With over 14 million subscribers, Facebook has taken Canada by storm as the social media platform of choice, particularly in youth and young adult categories. In the 13-17 age group, penetration rates are 75%; in the 18-35 age group the rate is estimated to be 97%. It’s no stretch to think of Facebook as the de facto identification card of Canada’s youth. It is the primary tool that this generation uses – and not just for staying in touch and finding old friends and new ones; Facebook is also used for email, chat, and organizing one’s social life. In short, what is emerging is Facebook’s value in terms of collaboration.
We have seen many examples of Facebook’s impact among community groups and communities of interests in putting their events together or for galvanizing protests and demonstrations. However, one area that has been evolving rapidly is its role in education. This could yet prove to be the killer app – one of them, at least – that brings the platform fully into the societal mainstream and provides traction for future inroads.Social media in the classroom: Is resistance futile?
Consider the case of Facebook being used a couple of years ago by a Ryerson University student to organize a study group as well as to complete assignments. That group, and the students’ output, came under close scrutiny and sparked much heated debate. Instead of limiting or restricting the use of social media tools for educational purposes, it our sense that educators should embrace them.
And they have. Many are using free community platforms such as Facebook and Ning.
For example, university professors and high school teachers alike are using the web to engage their students – for example, to post course work, assignments or reference material. This is primarily a “push” approach – but what about something that could pull students into a dialogue? What if you could use the platform in a more engaging way? Teachers could easily organize their class groups online. They could ensure that their students become active participants, manage their attendance, monitor their collaborations, run small surveys and quizzes – all on a highly individualized basis. They could maintain bulletin boards and post topics that actually enrich student life by encouraging timely, relevant dialogue.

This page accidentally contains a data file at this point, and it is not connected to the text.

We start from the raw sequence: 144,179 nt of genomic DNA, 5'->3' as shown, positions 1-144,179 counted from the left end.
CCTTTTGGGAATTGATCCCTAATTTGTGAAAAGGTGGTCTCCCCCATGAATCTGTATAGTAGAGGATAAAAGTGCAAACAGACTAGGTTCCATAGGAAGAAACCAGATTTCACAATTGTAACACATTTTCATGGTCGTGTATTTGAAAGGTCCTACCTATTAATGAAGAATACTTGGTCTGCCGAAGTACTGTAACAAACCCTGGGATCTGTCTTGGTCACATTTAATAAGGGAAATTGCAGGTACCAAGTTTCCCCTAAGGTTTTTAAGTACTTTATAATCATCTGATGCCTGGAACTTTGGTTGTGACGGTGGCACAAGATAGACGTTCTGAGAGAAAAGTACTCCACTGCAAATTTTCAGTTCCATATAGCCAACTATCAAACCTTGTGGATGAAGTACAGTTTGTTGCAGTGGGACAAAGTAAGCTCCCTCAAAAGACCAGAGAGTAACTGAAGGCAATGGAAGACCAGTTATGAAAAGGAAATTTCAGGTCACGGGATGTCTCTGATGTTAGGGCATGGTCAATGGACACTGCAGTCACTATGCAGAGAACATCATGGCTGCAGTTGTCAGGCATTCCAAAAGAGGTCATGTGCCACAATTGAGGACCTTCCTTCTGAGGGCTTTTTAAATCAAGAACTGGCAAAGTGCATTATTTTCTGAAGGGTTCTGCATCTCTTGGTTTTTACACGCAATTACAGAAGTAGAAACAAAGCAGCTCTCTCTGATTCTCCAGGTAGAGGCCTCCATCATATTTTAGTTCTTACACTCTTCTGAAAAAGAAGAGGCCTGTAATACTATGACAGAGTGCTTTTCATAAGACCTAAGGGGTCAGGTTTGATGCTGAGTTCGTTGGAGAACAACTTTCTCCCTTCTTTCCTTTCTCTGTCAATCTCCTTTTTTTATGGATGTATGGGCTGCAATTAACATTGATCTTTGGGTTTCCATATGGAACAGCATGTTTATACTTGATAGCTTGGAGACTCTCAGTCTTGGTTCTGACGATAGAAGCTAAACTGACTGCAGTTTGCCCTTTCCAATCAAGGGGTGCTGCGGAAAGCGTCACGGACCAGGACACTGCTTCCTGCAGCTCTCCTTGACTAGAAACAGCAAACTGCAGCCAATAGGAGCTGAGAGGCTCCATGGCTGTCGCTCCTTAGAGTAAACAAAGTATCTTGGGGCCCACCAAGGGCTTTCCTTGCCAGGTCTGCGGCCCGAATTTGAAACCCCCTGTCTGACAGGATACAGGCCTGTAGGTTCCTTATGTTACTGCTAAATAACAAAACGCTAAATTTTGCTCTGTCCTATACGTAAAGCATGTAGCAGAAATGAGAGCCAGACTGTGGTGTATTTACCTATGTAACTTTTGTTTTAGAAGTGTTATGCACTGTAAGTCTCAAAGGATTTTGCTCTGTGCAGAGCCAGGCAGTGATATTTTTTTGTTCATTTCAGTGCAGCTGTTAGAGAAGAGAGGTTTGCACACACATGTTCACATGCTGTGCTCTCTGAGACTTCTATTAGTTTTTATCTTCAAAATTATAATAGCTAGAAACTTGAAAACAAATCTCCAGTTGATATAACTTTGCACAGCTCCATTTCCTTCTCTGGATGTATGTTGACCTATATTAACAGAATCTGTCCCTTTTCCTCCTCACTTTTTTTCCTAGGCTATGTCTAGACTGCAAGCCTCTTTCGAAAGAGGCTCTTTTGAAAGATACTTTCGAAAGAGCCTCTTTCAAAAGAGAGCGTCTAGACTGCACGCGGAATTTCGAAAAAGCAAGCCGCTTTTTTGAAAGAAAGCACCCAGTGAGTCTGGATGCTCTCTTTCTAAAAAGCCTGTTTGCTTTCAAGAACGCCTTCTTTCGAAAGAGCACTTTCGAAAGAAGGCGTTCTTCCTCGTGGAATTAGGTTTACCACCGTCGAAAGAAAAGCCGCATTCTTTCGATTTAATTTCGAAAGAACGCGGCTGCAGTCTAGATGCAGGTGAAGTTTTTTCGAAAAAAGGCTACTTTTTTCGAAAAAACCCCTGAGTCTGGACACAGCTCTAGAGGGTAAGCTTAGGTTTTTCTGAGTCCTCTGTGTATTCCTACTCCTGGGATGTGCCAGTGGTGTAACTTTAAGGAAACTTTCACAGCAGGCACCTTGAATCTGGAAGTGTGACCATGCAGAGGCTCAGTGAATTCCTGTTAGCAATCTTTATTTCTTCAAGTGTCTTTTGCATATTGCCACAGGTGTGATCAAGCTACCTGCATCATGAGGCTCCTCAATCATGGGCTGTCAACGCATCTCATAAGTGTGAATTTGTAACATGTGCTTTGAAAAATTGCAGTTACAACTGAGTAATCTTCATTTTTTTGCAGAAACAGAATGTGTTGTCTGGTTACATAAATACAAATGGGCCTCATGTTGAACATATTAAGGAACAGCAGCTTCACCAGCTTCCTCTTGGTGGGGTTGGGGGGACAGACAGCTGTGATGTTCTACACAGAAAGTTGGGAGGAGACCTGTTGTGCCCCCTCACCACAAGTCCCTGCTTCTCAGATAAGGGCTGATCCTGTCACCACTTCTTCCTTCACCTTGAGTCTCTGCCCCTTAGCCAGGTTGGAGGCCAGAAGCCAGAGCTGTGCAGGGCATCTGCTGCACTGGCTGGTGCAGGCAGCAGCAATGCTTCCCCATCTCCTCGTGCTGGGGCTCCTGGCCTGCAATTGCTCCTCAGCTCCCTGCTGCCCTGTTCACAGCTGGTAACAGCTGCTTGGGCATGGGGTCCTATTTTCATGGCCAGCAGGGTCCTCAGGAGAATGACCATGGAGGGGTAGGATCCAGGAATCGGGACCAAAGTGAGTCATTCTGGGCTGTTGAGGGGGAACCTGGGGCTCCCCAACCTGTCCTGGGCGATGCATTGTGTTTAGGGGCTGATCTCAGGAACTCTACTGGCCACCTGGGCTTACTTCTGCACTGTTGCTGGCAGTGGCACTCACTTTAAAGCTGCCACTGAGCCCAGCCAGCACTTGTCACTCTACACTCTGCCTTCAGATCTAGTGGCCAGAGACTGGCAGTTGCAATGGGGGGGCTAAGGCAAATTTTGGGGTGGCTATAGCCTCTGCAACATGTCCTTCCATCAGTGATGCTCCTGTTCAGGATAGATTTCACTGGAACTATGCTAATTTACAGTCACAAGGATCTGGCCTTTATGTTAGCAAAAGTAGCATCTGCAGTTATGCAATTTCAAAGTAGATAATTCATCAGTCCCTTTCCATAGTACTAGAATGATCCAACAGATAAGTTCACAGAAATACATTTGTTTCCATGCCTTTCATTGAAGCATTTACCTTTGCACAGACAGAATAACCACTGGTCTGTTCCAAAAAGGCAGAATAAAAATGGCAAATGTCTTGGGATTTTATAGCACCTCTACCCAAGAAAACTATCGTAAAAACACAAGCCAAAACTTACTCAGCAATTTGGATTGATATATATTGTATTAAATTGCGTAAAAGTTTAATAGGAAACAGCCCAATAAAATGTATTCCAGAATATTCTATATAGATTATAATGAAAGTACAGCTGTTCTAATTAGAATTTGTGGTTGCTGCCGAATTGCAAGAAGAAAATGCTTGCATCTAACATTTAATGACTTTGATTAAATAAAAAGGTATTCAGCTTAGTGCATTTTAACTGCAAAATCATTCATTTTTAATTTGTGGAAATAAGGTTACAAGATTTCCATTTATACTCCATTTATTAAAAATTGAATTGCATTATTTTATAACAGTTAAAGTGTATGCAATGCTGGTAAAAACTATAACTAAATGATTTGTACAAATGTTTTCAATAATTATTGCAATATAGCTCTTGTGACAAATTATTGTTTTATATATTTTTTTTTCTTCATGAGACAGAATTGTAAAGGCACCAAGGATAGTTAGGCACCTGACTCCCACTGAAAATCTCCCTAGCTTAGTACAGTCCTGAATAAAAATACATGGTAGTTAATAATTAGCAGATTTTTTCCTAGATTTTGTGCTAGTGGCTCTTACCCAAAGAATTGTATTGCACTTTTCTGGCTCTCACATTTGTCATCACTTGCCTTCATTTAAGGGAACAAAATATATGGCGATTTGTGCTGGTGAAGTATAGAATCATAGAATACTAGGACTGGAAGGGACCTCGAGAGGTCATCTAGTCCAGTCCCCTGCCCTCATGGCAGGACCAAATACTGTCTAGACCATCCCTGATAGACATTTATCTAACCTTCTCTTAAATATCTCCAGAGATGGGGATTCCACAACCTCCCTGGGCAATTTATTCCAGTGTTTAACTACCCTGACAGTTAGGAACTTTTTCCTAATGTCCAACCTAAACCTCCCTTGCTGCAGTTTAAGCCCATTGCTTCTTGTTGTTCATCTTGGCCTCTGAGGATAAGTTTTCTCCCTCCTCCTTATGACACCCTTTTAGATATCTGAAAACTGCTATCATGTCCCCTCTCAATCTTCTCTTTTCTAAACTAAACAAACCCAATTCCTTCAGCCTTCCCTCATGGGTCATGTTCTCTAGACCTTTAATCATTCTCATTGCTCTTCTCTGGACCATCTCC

In such ways, and no doubt many other ways not yet imagined, Facebook, Ning and the like could easily become an important extension of the classroom. The fact is, it will always be essential that students collaborate on assignments; with Facebook, we could actually ensure that they do collaborate, and we would know more quickly when someone needs help. Perhaps most important, we could use this platform to create a greater and more intimate sense of community within and beyond the classroom itself.
Instead of investing heavily in web-based technologies, educational institutions should consider taking advantage of a web 2.0 platform, most of which, of course, are free… for now. Free or monetized? Learn from the example of Ning
When Ning recently announced that they were moving to a pay-per-use platform, school teachers protested in droves, demonstrating forcefully and in no uncertain terms that they have begun to adopt these principles in earnest and are in fact already realizing the potential of collaborative learning. Ning responded swiftly. Even though they are altering their business model to capitalize on their large and dedicated user base, they have bowed to the wishes of public school teachers and will keep access free for them.
In the end, students and teachers alike will be the big winners, and the potential offered to education may be realized sooner rather than later. At this point, social media resources could well offer all of the functionality our teachers require, and then some. And in the context of a true student-centered environment, aimed at fostering greater interactivity, dialogue and overall engagement, web 2.0 community platforms are hard to beat – as any student can tell you.
Resources: Ning Will Remain Free for Public Schoolteachers http://www.fastcompany.com/1637920/ning-will-remain-free-for-public-schoolteachers